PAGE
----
Foundation coach heading to Street Child World Cup in Russia
A coach from Palace for Life Foundation, the official charity of Crystal Palace FC, has been selected as part of the coaching staff for Team England at the Street Child World Cup in Moscow.
Croydon-born Angel O’Dwyer will work as a coach and mentor with young players who have experienced homelessness, rehabilitation or social exclusion at the event which takes place one month before the FIFA World Cup in Russia.
The 19-year-old was first introduced to street football in 2016 after dealing with difficulties in her personal and family life and played in a number of international tournaments.
“It was the most incredible experience, I couldn’t imagine I would ever be given that opportunity. The whole organisation and set up is amazing, they are giving young people hope and a chance that they would never usually get.”
Angel, who was a volunteer before being appointed a sessional coach with Palace for Life Foundation in 2017, works with youngsters in some of the most deprived areas in south London and sees the power of football to help change lives.
“Football is massive, it’s not just about the players on the pitch, it’s the people that you meet, the opportunities you get and the life skills, personal development and motivation that it can give you to do other things within your life.”
Over two hundred street-connected children from across the world will take part in the third Street Child World Cup from Thursday 10 May, which will include a festival of arts and Congress for their rights.
Teams of boys and girls will represent 24 national teams, including England, and Angel is confident the experience will positively benefit each of them.
“They’ve generally never been away from where they grew up and are very low on confidence or going through a really difficult time, so it’s all about giving them the support to carry on and push forward. It’s a ripple effect, once you have a positive influence like this, it can stop the automatic negative thoughts and help make you a better person.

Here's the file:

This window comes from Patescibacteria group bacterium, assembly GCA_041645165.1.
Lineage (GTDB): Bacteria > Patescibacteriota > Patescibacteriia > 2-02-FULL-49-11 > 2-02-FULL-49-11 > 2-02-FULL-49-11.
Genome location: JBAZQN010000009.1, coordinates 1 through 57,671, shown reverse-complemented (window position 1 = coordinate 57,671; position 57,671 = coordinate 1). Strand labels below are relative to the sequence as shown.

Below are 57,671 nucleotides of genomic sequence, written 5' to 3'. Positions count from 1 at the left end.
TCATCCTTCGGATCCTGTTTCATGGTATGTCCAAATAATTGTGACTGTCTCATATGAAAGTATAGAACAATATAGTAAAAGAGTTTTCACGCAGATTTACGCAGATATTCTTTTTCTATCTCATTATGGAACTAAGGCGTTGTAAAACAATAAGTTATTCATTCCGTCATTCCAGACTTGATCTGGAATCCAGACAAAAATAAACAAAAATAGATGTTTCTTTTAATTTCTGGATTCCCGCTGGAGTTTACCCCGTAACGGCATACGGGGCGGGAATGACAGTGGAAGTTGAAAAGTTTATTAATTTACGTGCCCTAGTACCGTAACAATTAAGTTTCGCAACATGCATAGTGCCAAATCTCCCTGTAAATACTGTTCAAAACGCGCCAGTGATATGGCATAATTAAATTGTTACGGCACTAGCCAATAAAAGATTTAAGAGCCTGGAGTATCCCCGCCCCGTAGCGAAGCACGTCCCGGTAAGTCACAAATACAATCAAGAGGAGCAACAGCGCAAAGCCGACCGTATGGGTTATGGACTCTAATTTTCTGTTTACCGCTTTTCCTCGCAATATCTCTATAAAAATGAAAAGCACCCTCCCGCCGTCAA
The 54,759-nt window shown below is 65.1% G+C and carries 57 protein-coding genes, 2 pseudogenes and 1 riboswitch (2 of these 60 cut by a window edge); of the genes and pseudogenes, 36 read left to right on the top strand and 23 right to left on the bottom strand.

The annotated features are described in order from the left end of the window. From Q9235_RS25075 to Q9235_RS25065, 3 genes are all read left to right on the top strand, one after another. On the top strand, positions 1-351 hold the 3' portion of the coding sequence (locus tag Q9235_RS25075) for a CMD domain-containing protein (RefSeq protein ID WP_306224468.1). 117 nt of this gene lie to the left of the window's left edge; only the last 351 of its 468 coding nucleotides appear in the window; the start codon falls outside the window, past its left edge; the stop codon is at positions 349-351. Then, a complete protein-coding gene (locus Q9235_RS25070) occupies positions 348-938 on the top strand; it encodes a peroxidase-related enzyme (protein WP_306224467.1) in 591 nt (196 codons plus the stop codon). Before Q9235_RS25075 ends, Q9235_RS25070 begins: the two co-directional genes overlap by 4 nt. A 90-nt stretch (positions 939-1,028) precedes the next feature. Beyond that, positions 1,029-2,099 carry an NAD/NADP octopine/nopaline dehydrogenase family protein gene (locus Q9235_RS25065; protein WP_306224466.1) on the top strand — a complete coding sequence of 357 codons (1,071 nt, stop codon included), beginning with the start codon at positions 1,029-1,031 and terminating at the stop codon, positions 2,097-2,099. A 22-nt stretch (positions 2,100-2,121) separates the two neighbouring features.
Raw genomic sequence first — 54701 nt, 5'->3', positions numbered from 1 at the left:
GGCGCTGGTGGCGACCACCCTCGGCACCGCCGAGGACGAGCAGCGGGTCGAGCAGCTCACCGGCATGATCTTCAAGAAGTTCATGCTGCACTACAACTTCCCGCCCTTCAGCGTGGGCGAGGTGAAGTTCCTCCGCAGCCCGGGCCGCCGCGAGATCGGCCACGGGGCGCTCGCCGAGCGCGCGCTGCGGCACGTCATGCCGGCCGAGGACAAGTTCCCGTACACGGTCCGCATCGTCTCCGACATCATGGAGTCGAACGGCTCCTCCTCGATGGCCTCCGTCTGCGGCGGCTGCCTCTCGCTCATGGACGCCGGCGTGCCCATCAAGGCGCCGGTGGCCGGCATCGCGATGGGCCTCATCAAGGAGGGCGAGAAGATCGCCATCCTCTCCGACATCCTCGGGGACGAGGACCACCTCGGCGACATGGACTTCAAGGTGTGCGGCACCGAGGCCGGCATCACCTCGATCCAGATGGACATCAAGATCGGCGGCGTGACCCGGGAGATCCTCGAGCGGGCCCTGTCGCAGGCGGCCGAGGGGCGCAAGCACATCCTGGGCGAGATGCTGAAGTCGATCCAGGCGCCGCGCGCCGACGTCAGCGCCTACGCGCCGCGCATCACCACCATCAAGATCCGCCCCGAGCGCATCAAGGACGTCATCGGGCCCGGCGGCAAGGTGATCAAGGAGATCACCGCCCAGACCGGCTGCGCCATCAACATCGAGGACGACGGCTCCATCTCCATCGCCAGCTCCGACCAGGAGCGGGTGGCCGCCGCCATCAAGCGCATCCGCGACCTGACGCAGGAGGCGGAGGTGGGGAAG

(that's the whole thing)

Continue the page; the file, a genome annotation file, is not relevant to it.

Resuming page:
“They will be nervous at first, but as long as they all go in with an open mind, they will meet people from different countries who are going through the same things as them and it will show them that they are not alone and everyone has hope together, that’s what makes it special.”
While Angel’s priority will be on the physical and mental wellbeing of participants, she is also looking forward to the personal challenges that lie ahead.
“Working with Street Child United, no two days are ever the same and I love that, it presents me with challenges. I don’t know what those eight days are going to throw at me and how everyone is going to be feeling, I just hope I’m able to grow from it so that whatever is thrown at me in the future, I’m prepared.”
“It’s so cliched to say it’s not about the winning, but everyone who comes on the programme really does leave with a sense of achievement because they walk away with something, it might not be a physical trophy, but they will take away life skills, resilience and other things they learn along the way, as well as improving their football and enjoying themselves.”